Denmark changes rules of citizenship

Danish government attempts to make it harder to acquire citizenship in Denmark with four specific changes

Photo by: AP
Photo by: AP

Danish government considers to change the nation’s citizenship laws.

The Danish government reached an agreement on Monday with four other political parties to tighten citizenship rules. 

"Acquiring Danish citizenship is something very special, and therefore it also reasonable that we now raise the bar for when a person can call themselves a Danish citizen," Integration Minister Inger Stojberg said in a statement.

In accordance with the new rules which will take effect as of October 15, applicants will have to score better on the oral and written citizenship exam.

This will apply for "all applications for naturalization regardless of the time of the application's filing" according to a fact sheet provided by the Ministry for Immigration, Integration and Housing.

People who wants to become citizen of Danish nationals will have to meet new requirements on language skills, and be adequate for economically for four years and six months of the past five years, up from the current two years and six months.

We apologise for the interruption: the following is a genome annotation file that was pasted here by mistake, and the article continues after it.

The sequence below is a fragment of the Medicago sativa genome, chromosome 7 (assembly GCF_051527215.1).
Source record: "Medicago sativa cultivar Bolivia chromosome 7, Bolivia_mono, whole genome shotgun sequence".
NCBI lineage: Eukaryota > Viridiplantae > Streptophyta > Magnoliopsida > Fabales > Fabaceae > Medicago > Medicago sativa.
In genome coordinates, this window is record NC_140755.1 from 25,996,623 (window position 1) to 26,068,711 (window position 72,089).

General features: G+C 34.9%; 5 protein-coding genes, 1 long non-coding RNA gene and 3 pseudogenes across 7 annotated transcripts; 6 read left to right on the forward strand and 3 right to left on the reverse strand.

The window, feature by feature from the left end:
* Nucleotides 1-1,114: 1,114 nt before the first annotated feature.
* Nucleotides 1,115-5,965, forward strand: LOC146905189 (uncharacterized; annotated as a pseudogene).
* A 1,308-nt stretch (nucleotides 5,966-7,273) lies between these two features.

Applicants will have to score better on a test about Denmark, answering accurately on at least 80 percent of questions instead of the current 73.  The questions are about Denmark’s history, society and current affairs.

“There are too many people who have been granted citizenship who can’t speak Danish,” said Astrid Krag, the integration spokeswoman for the liberal Venstre party.

For applicants who have a criminal record, the period of time that has to pass since their conviction before they can apply for citizenship will be increased by 50 percent.

Language requirement, self-reliance, citizenship test and criminal codes will help people to become a Danish citizen.

On July 1, the Northern European country Denmark began cutting benefits for refugees to reduce the number of people coming to country.

TRTWorld and agencies